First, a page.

Bentley got the heart and soul of the company that makes them the real Rolls Royce, all those cars you see in that illustration above are Rolls Royces but no longer branded that way, from the same factory where for over 50 years hence, Rolls and Bentleys were made side by side. This is why even today, a Bentley is still actually, and always will be, as long as they make Bentleys out of Crewe, at least to keep headquarters there, a Rolls Royce. Not what BMW makes. And now this new hotshot from JLR telling us this about waiting for batteries with that silly excuse until he feels comfortable to start putting them into Bentleys? That sounds oxymoronic if not paradoxical. Bentley needs to be careful.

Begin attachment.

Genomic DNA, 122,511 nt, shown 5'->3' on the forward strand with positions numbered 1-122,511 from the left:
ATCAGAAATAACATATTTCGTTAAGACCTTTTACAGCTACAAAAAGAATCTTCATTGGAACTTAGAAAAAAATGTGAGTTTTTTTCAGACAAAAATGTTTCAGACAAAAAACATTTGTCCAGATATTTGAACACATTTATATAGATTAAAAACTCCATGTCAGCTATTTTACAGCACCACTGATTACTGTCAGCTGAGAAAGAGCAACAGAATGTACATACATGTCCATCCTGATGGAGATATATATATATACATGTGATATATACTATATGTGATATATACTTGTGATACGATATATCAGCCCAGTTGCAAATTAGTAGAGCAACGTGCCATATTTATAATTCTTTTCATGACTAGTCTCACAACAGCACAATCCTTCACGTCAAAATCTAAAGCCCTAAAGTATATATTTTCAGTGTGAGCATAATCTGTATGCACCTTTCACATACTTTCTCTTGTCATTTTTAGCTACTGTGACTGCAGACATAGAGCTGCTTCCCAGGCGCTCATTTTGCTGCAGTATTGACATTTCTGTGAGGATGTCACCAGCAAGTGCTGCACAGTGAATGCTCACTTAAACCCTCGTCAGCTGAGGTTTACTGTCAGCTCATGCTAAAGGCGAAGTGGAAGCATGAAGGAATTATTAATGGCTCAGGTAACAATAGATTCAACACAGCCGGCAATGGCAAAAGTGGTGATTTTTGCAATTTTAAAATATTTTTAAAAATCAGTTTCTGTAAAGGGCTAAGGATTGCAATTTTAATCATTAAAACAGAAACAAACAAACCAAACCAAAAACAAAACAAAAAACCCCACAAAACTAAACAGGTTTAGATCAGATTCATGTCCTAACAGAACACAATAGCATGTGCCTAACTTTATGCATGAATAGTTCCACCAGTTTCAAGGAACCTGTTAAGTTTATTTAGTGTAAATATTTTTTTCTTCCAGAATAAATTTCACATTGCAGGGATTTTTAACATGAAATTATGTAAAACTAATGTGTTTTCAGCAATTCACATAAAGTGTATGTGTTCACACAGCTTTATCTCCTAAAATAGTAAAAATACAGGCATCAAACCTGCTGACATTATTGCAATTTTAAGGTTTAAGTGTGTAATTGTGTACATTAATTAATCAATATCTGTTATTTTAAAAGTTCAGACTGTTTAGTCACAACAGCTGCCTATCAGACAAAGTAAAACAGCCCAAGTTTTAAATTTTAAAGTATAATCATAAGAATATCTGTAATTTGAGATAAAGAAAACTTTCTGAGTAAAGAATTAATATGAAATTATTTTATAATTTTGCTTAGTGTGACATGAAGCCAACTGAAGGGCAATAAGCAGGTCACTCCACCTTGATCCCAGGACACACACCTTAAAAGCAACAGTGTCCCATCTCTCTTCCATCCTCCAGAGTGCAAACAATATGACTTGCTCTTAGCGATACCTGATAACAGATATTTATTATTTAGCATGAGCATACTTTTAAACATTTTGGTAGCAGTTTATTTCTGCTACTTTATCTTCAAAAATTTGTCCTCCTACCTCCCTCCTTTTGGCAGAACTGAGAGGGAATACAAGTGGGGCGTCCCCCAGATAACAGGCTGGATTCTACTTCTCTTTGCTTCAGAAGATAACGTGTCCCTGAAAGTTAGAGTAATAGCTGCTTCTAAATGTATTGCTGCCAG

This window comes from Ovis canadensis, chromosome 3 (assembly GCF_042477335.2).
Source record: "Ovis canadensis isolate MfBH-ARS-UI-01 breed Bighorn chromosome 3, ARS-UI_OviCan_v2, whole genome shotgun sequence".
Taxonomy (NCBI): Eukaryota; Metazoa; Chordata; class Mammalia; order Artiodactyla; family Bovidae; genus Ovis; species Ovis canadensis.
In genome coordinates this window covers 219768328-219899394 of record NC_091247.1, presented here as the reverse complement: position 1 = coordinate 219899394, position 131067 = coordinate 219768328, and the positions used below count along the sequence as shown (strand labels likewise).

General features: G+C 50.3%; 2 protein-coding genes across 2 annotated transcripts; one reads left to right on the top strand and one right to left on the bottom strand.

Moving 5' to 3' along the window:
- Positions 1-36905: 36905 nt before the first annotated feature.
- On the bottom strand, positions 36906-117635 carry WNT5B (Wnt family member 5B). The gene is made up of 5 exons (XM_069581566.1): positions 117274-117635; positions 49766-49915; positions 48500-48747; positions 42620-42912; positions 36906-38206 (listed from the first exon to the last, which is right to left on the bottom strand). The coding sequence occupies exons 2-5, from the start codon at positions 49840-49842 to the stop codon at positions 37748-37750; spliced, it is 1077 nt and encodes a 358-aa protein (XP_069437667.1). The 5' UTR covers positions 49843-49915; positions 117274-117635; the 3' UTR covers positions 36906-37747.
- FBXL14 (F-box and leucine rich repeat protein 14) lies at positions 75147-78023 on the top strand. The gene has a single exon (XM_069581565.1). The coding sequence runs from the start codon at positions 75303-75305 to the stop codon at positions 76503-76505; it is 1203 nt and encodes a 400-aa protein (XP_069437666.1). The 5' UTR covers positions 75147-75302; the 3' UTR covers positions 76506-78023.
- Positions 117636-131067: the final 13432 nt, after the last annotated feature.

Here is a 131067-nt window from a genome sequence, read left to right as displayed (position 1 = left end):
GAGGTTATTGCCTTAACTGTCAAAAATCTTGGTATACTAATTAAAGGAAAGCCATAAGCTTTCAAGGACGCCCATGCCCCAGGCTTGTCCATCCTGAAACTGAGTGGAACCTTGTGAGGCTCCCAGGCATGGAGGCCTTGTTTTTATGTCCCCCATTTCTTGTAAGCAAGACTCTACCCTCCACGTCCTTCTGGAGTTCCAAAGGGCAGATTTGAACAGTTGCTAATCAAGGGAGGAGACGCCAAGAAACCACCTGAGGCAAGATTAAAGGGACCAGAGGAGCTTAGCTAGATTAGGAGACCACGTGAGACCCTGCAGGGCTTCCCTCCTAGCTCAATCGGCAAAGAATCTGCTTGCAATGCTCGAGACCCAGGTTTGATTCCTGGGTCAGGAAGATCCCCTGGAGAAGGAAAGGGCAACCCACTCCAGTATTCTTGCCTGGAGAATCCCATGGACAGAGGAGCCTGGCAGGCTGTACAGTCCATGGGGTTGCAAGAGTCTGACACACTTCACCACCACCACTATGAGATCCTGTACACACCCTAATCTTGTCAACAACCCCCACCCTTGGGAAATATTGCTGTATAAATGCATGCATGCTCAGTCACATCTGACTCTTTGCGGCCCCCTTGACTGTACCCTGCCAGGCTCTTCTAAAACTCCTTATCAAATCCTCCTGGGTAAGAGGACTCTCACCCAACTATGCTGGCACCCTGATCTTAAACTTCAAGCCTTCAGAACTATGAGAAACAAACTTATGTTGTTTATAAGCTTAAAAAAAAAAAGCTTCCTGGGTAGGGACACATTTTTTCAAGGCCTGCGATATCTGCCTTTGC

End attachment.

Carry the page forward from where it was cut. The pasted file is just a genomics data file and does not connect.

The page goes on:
This is why particularly CEO Hallmark is squandering a moment that Bentley could maintain its leadership as a luxury brand, and pull away from any competition. And if he misses this opportunity, Bentley falls right back to where it once was, in the shadow of Rolls Royce, and if careless, further back to Cadillac. You may laugh, but there was a time in the 1970’s that Bentleys were hardly made, nobody wanted them, they’re so rarer than RR in those years of Shadow/T Series, that certain years it is the Bentley variant that is now more valuable ironically than the Rolls variant. Bentleys were so laughable as an after thought as common and as sad as Cadillacs were becoming by littering airport rental counters starting in the 1970’s at the same time. Why is it an inclination for either brand to revert to its old ways to self destruction, I’ll never understand. You want to be the best? Then lead! You want to be the afterthought? Then follow!